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Am J Public Health. 1995 Mar;85(3):367-72.

Physician characteristics associated with decisions to withdraw life support.

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  • 1University of Pennsylvania School of Medicine, Division of General Internal Medicine, Philadelphia.

Abstract

OBJECTIVE:

This study was undertaken to identify attributes of physicians associated with physicians' decisions to withdraw life support.

METHODS:

Of the 862 Pennsylvania internists surveyed and asked to make decisions in response to hypothetical vignettes and to report their actual experience with the withdrawal of life support, 485 (56%) responded. The data were analyzed with regression models.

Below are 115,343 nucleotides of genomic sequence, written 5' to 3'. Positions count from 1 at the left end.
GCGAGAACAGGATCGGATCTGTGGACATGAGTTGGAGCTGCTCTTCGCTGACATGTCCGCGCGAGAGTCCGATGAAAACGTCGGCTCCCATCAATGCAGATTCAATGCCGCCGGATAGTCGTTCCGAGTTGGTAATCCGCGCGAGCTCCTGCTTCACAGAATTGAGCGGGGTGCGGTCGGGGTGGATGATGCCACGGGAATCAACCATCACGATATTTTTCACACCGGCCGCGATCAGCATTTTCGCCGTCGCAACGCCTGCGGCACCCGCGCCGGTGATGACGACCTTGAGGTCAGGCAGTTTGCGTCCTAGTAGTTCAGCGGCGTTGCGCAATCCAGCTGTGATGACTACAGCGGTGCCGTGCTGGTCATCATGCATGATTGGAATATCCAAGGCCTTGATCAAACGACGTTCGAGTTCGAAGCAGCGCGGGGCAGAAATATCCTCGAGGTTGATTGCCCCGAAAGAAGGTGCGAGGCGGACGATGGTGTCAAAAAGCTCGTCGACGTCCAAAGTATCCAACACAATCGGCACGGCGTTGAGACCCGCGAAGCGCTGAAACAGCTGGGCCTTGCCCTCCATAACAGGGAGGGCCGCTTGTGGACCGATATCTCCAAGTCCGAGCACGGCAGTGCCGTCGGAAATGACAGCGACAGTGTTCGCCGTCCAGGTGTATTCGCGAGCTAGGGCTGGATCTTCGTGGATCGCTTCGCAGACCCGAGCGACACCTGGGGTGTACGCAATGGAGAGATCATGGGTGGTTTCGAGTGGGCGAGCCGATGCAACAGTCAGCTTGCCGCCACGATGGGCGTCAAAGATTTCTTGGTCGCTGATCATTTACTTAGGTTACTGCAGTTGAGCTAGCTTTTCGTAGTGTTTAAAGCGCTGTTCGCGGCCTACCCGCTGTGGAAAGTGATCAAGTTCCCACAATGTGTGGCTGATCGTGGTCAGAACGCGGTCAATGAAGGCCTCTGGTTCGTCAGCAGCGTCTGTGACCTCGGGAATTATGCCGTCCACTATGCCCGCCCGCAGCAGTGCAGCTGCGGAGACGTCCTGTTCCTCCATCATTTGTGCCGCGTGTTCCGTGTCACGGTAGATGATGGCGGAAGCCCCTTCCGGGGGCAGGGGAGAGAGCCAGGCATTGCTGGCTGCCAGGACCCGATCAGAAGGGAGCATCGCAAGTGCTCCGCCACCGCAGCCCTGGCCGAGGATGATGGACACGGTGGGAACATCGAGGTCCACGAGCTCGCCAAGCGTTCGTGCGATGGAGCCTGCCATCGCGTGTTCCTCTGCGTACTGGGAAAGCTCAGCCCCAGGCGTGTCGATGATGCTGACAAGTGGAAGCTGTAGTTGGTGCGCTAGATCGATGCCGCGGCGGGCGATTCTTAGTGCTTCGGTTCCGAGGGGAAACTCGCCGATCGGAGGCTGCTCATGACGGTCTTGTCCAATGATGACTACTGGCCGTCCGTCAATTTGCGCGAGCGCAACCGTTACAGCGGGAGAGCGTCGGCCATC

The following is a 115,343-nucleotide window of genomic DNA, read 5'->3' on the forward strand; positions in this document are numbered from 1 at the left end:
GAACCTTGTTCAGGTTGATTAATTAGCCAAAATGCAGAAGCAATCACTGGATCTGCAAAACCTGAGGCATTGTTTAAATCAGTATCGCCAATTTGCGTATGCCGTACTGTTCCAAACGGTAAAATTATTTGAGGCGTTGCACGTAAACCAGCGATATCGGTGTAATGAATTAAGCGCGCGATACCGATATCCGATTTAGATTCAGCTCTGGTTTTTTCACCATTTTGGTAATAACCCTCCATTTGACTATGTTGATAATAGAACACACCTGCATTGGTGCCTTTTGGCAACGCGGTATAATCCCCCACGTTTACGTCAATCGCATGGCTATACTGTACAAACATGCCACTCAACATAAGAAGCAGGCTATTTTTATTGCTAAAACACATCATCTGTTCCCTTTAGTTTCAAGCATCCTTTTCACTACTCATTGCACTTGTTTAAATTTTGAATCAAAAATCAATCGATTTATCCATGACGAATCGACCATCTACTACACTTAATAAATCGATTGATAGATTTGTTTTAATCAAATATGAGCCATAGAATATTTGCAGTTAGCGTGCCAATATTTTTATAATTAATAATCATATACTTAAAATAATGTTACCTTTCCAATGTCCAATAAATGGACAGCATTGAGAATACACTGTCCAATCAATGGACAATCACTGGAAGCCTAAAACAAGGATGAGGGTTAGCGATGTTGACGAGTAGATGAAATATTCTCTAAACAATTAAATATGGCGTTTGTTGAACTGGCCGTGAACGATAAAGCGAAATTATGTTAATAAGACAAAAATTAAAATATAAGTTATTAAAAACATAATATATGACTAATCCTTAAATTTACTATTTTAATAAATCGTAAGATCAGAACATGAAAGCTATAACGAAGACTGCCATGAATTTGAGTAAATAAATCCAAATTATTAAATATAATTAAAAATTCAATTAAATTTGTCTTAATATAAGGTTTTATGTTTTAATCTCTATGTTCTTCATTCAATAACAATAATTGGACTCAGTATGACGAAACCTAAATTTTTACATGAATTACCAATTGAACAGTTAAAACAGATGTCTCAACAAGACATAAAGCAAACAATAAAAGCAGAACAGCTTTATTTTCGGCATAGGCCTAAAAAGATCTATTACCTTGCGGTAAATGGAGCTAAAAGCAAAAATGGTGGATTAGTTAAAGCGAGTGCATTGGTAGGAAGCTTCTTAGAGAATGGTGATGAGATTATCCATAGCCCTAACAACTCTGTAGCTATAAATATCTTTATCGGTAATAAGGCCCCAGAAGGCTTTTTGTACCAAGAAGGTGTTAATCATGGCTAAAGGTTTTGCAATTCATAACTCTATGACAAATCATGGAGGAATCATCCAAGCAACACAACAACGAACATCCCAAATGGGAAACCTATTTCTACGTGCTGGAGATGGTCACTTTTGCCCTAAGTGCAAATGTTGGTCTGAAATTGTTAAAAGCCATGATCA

RESULTS:

With other factors controlled, physicians were more willing to withdraw life support if they were young, practiced in a tertiary care setting, or spent more time in clinical practice; they were less willing if they were Catholic or Jewish. Physicians reported a higher frequency of actually withdrawing life support if they were young, had more contact with ICU patients, spent more time in clinical practice, or were specialists. Physicians with a greater willingness to withdraw were more likely to report having done so.

CONCLUSIONS:

Physicians' personal characteristics are associated with both their preferences and their practice in the withdrawal of life support, and a greater willingness to withdraw is associated with a higher frequency of withdrawal. The influence of physician characteristics demonstrates that patient preferences and clinical circumstances do not exclusively govern such ethical decisions.

PMID:
7892921
[PubMed - indexed for MEDLINE]
PMCID:
PMC1614871
Free PMC Article
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